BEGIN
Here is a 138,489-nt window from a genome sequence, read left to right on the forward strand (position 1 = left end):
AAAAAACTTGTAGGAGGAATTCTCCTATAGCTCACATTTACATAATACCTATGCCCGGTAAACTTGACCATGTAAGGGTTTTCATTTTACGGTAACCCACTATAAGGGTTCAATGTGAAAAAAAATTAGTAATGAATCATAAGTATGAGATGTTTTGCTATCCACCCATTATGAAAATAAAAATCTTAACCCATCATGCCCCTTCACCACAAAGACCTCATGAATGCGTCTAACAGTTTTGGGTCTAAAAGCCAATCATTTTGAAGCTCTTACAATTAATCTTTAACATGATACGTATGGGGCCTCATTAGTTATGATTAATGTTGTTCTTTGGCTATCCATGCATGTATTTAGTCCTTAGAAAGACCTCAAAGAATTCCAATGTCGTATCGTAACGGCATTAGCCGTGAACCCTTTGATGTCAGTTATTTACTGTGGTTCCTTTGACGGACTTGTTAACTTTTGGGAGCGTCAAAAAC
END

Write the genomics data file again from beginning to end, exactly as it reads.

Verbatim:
Here is a 138,489-nt window from a genome sequence, read left to right on the forward strand (position 1 = left end):
AAAAAACTTGTAGGAGGAATTCTCCTATAGCTCACATTTACATAATACCTATGCCCGGTAAACTTGACCATGTAAGGGTTTTCATTTTACGGTAACCCACTATAAGGGTTCAATGTGAAAAAAAATTAGTAATGAATCATAAGTATGAGATGTTTTGCTATCCACCCATTATGAAAATAAAAATCTTAACCCATCATGCCCCTTCACCACAAAGACCTCATGAATGCGTCTAACAGTTTTGGGTCTAAAAGCCAATCATTTTGAAGCTCTTACAATTAATCTTTAACATGATACGTATGGGGCCTCATTAGTTATGATTAATGTTGTTCTTTGGCTATCCATGCATGTATTTAGTCCTTAGAAAGACCTCAAAGAATTCCAATGTCGTATCGTAACGGCATTAGCCGTGAACCCTTTGATGTCAGTTATTTACTGTGGTTCCTTTGACGGACTTGTTAACTTTTGGGAGCGTCAAAAAC